Imagine for a second that you’re a continuing education business leader, and you have a list of prospective users a mile long waiting to purchase your courses. You’re supposed to be happy about this influx of business, and yet, you’re worried about the ramifications of selling it to larger companies who don’t use the same learning management system (LMS).
We can’t blame you. At the end of the day, this is your intellectual property. It’s the culmination of all the expertise and experience you’ve gained and packaged over many years. At least if they were using the same LMS, you could monitor it.
But they’re not. As a result, you feel like you are simply handing it over to someone else and losing control.
A million questions race through your mind:
- How many users have taken the course?
- Did they finish taking the course?
- How can I properly manage this and maintain control?
- Who are they delivering the training to, and how many times?
- Are they successful in delivering the material?
- Am I losing revenue on this deal?
This is information that you want and need to know as the content provider to maintain better control over your business.
Protecting Your IP Is Critical!
At Sciolytix, we devote our time to serving continuing education clients and professional training companies just like you whose goal is to sell their course content to other users. And yet, doing so while also protecting their IP is a huge challenge — especially when you factor in the way the market has changed and that organizations want flexibility in terms of how they consume your content.
So it’s not uncommon for us to receive a call from a client who says,
“Hey, listen. I’ve got this hospital system that I need to train, and they have 500-1,000
folks who need to take the course. But they want to take the course on their own LMS. How
do I make sure my content is protected and up-to-date and doesn’t just hang around out there for two or three years being used by a countless number of people?”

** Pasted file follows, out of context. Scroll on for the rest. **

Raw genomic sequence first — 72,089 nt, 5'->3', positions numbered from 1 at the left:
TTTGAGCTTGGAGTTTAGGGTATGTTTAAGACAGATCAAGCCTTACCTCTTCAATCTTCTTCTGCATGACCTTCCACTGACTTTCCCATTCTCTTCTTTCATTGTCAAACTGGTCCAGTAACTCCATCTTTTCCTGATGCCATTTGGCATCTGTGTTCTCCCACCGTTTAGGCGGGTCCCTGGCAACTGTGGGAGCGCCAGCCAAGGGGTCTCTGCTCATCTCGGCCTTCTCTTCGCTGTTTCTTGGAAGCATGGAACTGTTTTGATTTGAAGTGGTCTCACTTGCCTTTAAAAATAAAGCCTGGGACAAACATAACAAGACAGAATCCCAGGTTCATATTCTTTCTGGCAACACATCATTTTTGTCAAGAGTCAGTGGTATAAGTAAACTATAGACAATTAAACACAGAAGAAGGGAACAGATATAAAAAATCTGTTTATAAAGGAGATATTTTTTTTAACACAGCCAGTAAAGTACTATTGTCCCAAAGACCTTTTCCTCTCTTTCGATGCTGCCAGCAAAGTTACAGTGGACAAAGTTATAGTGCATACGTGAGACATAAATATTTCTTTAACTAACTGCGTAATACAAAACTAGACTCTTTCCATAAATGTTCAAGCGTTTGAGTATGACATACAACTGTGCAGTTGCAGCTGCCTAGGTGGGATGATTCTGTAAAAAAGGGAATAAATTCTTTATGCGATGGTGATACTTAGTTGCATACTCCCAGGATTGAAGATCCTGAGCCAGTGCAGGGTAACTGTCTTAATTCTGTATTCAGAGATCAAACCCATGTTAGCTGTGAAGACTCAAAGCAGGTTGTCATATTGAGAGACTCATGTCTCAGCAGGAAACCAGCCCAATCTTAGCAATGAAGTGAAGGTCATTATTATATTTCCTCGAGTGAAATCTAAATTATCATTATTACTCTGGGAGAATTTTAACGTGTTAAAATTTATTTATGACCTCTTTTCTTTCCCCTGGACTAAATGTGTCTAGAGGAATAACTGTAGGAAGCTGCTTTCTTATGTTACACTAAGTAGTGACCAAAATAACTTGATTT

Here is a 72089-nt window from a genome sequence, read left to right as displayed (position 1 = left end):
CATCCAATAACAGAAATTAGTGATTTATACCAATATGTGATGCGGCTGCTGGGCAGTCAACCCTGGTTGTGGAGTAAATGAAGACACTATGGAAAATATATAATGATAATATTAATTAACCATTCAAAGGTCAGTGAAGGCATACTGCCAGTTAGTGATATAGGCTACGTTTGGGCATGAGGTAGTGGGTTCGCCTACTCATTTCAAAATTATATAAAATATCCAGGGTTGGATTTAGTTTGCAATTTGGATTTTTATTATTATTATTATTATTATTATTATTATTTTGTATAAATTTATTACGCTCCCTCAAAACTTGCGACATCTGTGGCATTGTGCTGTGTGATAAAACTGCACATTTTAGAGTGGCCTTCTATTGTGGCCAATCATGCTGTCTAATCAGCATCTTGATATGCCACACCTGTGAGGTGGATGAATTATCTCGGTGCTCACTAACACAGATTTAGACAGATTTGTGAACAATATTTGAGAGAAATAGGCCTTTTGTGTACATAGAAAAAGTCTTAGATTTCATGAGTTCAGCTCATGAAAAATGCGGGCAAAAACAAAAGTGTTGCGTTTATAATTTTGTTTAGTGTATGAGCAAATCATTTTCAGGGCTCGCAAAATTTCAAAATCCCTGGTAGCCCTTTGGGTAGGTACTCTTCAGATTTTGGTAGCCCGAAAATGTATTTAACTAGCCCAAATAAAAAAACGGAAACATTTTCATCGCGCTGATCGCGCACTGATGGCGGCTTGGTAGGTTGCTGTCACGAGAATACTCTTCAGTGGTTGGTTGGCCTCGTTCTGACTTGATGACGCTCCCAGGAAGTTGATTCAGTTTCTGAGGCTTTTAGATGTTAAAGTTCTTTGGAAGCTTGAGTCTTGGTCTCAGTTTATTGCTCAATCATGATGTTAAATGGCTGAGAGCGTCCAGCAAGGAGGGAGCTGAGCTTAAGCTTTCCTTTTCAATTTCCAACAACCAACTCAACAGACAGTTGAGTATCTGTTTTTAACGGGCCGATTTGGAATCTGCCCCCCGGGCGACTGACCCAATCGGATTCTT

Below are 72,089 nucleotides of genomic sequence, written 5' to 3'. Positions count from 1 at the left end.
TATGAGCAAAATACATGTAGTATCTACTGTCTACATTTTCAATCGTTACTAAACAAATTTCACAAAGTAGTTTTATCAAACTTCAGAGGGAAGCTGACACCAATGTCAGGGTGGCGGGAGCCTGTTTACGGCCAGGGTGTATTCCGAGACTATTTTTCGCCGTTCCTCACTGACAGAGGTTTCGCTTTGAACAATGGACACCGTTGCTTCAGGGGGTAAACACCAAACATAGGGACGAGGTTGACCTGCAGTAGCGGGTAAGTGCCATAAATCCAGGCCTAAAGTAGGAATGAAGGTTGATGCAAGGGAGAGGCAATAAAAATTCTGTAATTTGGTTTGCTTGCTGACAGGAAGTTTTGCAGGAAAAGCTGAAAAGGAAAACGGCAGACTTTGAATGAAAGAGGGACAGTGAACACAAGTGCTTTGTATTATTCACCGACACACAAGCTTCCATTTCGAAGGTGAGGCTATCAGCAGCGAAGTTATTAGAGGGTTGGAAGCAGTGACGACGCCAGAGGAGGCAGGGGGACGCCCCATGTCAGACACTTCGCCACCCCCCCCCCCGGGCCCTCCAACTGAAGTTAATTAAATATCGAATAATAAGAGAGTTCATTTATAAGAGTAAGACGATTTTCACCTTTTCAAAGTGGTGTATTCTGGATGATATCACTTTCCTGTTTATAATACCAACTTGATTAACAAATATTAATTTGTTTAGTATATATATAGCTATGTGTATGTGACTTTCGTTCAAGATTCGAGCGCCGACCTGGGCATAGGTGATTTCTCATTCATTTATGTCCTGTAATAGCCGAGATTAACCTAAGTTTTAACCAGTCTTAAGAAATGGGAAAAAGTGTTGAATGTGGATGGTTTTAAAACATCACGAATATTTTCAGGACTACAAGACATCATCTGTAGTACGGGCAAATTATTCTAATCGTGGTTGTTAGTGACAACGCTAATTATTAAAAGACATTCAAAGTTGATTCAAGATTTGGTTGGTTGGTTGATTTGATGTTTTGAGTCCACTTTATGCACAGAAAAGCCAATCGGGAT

This is the biggest reason we created Content Fortress — so that companies can sell their training courses to small, medium, and large organizations and maintain control over their intellectual property regardless of the LMS their client prefers to use. For example, our preferred LMS tool is DigitalChalk. Many of our clients are perfectly happy using that LMS, though others are not. And several of our clients came to us with very similar concerns: they loved deploying their content on DigitalChalk, but one of their customers insisted on using their own LMS to track it internally (Cornerstone, Saba, etc.).
They didn’t want to lose control, and neither did we. But rather than say no, we looked at the situation as an opportunity to be entrepreneurial and solutions-minded.
And Content Fortress Was Born
Troy Tolle and Brett Trainor talked about this in more detail during a recent Disruptors and Innovators podcast. With Content Fortress, you create courses in your preferred tool (example, Articulate) and package it as a SCORM or AICC file. You then upload the package into Content Fortress and create a license for your customer. Your customer then uploads the license into their LMS to deliver it to their learners.
You can still track it the same way you would within your preferred LMS and see all the data that matters:
- How many times the content is being used
- Where it’s being used
- When it was launched
- When it was completed
- Whether or not you need to cap the number of licenses for each customer
- And more …
Even if you need to update the training content, you can go to Content Fortress, create a new version with that content, publish it, and activate it. As soon as you hit publish and activate, that new content is delivered to every future learner without the need for hundreds of emails going back and forth to ensure they’ve got the right version.
The bottom line is that you are in complete control with Content Fortress! More importantly, you become a more valuable partner in the eyes of your clients, who now see you as solution-finders rather than someone who isn’t innovative enough to meet their ever-changing needs.